HR · 11 October 2017

Pressure grows to extend National Living Wage to under-25s

Pay slip close up macro shot
The National Living Wage is expected to reach £9 per hour by 2020

Young people under 25 years old who do not qualify for the National Living Wage are losing out on between £820 and £6,000 a year, according to a new report, despite a majority of employers believing pay should be equalised for staff performing the same role.

The “Paid Less, Worth Less?” study, from the Young Women’s Trust charity, found that over 1m young people earn as much as £3.45 less every hour than workers qualifying for the National Living Wage in the same role.

Currently, the National Living Wage sits at £7.50 per hour for workers above 25 years old, incrementally increasing since first introduced by former chancellor George Osborne in April 2016. It is predicted to reach £9 per hour by April 2020. The only exception is if the employee is an apprentice, when a different structure is used.

However, a YouGov poll undertaken to support the latest study found that as many as 79 per cent of employers agreed that young workers should receive the same pay as colleagues performing the same job. Some four in five even believed that their youngest employees contributed as much if not more than older staff members in their workplace.

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With the legal apprentice minimum wage at £3.50 an hour, apprentices were discovered to be most likely to see wage disparity in the workplace. Overall, they were left £7,280 worse off every year, and in some cases had been given the same work and responsibilities as non-trainee workers.

After surveying over 4,000 young people, the charity found that 83 per cent favoured raising the apprentice minimum wage, and 79 per cent wanted to see equal pay for equal work by extending the National Living Wage to under-25s. Both policies were more popular than the abolition of university tuition fees.

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Commenting on the launch of the campaign, Carole Easton, chief executive of Young Women’s Trust, said the economic reality faced by many young people in Britain had begun to harm self-confidence, and extending the National Living Wage would bring benefits to businesses and the economy.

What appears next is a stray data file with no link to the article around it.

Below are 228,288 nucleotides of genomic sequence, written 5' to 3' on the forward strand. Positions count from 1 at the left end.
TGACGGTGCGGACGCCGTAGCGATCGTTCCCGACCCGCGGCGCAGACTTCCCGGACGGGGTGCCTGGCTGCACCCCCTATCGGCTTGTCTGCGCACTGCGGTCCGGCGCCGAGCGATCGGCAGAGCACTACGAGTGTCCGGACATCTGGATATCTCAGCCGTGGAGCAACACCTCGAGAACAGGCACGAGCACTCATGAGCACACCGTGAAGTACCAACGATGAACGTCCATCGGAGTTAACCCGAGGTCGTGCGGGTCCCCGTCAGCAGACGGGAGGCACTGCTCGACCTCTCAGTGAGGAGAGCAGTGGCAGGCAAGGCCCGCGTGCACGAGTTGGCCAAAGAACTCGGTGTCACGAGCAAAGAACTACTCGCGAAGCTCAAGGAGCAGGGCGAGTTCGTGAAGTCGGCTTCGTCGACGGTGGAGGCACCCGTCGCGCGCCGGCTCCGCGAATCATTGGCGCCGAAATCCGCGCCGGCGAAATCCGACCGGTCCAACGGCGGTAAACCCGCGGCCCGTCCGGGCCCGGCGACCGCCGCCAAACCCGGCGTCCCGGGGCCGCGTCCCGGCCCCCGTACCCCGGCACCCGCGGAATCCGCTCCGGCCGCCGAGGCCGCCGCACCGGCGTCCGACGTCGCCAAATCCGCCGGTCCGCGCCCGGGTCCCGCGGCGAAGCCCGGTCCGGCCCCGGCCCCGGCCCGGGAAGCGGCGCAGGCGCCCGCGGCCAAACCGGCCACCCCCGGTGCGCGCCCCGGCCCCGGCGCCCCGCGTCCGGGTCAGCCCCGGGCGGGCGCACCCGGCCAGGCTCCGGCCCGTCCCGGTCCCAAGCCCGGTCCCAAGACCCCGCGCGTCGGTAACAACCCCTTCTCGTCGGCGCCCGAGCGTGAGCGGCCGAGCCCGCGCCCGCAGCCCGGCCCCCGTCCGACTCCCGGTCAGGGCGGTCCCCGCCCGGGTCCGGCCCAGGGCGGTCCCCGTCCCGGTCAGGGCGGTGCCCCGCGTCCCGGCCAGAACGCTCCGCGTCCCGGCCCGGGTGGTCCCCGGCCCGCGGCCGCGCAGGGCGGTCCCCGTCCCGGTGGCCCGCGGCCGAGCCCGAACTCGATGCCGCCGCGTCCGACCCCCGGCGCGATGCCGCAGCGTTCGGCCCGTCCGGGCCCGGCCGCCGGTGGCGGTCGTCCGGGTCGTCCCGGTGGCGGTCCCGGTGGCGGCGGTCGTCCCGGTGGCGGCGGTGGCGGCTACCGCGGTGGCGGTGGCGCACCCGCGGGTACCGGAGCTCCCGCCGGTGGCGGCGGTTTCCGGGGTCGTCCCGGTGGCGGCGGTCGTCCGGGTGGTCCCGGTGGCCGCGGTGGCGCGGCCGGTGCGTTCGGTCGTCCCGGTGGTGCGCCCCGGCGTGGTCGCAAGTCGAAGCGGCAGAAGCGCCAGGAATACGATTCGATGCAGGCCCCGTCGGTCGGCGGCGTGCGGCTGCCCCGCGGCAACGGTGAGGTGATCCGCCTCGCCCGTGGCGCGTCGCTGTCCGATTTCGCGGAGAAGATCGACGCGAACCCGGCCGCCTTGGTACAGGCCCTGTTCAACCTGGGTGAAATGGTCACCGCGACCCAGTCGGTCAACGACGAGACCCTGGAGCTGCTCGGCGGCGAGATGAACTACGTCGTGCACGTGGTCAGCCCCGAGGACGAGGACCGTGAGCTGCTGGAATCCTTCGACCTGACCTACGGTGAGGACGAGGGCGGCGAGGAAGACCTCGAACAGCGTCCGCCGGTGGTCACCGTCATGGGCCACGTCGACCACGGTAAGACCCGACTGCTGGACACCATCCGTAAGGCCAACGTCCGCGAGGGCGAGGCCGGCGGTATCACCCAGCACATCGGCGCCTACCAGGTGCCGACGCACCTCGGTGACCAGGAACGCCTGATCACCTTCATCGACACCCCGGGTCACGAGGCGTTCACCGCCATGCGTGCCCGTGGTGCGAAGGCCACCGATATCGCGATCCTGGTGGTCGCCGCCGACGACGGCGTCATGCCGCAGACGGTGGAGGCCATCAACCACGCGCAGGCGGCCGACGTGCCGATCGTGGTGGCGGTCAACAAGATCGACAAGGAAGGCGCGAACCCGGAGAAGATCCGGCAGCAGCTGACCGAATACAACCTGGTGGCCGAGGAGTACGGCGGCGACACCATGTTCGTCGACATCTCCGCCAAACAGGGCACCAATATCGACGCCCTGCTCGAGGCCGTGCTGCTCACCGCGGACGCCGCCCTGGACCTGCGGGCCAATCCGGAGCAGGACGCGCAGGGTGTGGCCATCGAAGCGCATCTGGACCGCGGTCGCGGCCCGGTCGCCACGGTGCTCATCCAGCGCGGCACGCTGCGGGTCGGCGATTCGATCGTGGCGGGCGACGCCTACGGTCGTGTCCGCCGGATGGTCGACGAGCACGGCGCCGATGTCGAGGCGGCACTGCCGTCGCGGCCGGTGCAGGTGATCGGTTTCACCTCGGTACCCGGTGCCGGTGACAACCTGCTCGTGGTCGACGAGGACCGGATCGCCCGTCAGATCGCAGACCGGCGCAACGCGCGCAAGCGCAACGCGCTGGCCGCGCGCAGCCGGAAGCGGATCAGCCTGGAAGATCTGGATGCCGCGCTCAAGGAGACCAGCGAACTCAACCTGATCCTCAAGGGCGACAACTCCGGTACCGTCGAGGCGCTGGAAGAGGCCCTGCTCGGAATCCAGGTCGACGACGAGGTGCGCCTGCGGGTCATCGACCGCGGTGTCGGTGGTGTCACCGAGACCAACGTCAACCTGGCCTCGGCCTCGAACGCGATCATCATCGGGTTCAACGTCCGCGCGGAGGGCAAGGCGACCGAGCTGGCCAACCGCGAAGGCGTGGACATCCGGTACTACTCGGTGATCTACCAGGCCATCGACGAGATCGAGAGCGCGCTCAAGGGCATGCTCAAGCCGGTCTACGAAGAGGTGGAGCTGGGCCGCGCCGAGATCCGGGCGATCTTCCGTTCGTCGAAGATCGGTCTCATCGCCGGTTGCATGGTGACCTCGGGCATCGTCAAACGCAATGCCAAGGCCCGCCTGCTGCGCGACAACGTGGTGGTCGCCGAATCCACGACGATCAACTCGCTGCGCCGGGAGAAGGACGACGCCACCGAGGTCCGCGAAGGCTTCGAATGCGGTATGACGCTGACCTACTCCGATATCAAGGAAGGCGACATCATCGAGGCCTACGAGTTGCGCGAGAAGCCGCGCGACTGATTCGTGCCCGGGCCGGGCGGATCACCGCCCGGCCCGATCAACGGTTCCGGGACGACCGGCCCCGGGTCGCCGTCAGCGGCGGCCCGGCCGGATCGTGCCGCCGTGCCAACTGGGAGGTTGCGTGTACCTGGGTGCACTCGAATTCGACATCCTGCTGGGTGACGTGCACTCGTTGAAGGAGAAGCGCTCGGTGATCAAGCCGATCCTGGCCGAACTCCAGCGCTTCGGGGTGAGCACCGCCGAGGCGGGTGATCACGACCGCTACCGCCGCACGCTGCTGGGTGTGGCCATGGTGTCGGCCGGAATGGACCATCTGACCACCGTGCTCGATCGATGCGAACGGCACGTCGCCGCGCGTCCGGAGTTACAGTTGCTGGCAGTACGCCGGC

“Much more needs to be done to improve young people’s prospects and give them hope for the future,” she said.

“This means giving them the right skills and support to find jobs, ensuring decent and flexible jobs are available, significantly increasing the apprentice minimum wage and changing the law to ensure under-25s are entitled to the same National Living Wage as everyone else. This would benefit businesses and the economy too.”

One advisory panel member from the charity (Nia, 26, from Cardiff) highlighted the fact that living costs and outgoings remained the same for workers above and beneath the threshold.

“When I started work, I was working in a café and because I was under 25 I was paid a lower minimum wage. It was exactly the same job and exactly the same number of hours as the older people I worked with, but at the end of the day I was taking home less money.

“People under the age of 25 have to buy food, travel to work and pay bills like everyone else.  We are working hard like everyone else. And I didn’t suddenly gain a lot more experience on my 25th birthday.”

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Praseeda Nair is the editorial director of Business Advice, and its sister publication for growing businesses, Real Business. She's an impassioned advocate for women in leadership, and likes to profile business owners, advisors and experts in the field of entrepreneurship and management.

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